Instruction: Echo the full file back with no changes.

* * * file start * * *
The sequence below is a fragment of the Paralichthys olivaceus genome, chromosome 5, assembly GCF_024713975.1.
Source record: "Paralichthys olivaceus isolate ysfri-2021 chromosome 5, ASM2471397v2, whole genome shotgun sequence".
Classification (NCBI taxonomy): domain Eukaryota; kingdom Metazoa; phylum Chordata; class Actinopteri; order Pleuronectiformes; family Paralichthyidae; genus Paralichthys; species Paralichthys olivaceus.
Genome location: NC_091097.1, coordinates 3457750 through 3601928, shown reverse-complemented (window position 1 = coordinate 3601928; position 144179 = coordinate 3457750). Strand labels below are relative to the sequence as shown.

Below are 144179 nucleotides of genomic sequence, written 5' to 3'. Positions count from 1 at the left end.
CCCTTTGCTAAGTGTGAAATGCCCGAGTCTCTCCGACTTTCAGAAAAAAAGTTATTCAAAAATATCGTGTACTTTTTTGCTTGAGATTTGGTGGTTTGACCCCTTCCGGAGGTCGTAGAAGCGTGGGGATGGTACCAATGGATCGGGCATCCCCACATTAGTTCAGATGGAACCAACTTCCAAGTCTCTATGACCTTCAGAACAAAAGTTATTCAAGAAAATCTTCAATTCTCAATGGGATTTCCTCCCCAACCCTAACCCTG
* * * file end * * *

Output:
The sequence below is a fragment of the Paralichthys olivaceus genome, chromosome 5, assembly GCF_024713975.1.
Source record: "Paralichthys olivaceus isolate ysfri-2021 chromosome 5, ASM2471397v2, whole genome shotgun sequence".
Classification (NCBI taxonomy): domain Eukaryota; kingdom Metazoa; phylum Chordata; class Actinopteri; order Pleuronectiformes; family Paralichthyidae; genus Paralichthys; species Paralichthys olivaceus.
Genome location: NC_091097.1, coordinates 3457750 through 3601928, shown reverse-complemented (window position 1 = coordinate 3601928; position 144179 = coordinate 3457750). Strand labels below are relative to the sequence as shown.

Below are 144179 nucleotides of genomic sequence, written 5' to 3'. Positions count from 1 at the left end.
CCCTTTGCTAAGTGTGAAATGCCCGAGTCTCTCCGACTTTCAGAAAAAAAGTTATTCAAAAATATCGTGTACTTTTTTGCTTGAGATTTGGTGGTTTGACCCCTTCCGGAGGTCGTAGAAGCGTGGGGATGGTACCAATGGATCGGGCATCCCCACATTAGTTCAGATGGAACCAACTTCCAAGTCTCTATGACCTTCAGAACAAAAGTTATTCAAGAAAATCTTCAATTCTCAATGGGATTTCCTCCCCAACCCTAACCCTG